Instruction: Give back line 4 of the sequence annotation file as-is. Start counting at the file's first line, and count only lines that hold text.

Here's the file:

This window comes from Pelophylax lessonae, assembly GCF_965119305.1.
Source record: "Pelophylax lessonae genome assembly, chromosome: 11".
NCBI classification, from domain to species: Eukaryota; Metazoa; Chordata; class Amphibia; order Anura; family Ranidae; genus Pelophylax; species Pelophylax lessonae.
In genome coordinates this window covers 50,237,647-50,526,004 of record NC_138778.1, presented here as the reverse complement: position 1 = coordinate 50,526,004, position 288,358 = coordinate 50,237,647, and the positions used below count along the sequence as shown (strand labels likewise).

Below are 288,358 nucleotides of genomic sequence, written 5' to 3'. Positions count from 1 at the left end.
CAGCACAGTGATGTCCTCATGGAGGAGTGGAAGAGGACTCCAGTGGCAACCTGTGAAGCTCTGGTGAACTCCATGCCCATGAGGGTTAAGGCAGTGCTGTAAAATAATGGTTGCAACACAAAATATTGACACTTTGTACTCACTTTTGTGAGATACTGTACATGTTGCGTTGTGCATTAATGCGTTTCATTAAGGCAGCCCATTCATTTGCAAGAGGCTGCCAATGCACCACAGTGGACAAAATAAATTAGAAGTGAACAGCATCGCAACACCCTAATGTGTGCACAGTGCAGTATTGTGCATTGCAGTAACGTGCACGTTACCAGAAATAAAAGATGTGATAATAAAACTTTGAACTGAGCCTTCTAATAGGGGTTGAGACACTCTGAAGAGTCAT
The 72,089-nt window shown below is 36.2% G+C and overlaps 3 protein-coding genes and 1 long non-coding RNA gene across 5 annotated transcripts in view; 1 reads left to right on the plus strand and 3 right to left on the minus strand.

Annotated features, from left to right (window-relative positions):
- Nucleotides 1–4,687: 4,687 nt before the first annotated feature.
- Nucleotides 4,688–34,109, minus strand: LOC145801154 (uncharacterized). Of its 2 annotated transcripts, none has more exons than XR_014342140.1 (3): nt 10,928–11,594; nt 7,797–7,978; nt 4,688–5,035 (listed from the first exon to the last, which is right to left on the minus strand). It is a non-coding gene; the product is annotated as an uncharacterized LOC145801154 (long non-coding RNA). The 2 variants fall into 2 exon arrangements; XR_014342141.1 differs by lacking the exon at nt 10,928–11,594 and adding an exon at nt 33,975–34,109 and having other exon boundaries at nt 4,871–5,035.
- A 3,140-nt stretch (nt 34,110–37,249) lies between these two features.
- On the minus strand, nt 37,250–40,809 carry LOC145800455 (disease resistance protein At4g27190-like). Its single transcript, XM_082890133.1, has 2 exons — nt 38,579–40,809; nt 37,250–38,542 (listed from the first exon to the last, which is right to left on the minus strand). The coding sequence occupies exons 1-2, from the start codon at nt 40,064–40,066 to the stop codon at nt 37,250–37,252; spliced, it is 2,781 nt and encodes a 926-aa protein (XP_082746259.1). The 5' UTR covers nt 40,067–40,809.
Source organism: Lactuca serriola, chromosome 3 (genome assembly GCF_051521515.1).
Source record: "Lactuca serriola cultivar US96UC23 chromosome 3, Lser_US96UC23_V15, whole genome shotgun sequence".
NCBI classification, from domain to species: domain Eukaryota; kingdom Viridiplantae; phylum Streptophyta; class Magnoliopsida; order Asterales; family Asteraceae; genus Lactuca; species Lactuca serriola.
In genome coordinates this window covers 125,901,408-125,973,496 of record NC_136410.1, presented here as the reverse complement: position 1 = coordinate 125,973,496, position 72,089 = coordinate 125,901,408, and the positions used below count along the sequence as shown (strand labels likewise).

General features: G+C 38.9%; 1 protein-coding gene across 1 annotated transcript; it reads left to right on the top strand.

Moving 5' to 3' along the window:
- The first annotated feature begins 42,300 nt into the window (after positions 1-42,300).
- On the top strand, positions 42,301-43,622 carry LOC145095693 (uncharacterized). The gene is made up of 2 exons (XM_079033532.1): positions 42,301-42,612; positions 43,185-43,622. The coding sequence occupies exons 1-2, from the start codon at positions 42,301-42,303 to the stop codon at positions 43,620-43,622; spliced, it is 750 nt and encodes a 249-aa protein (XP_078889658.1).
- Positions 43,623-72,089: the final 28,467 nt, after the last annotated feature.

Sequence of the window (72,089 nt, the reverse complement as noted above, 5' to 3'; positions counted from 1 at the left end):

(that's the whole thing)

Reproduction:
In genome coordinates this window covers 50,237,647-50,526,004 of record NC_138778.1, presented here as the reverse complement: position 1 = coordinate 50,526,004, position 288,358 = coordinate 50,237,647, and the positions used below count along the sequence as shown (strand labels likewise).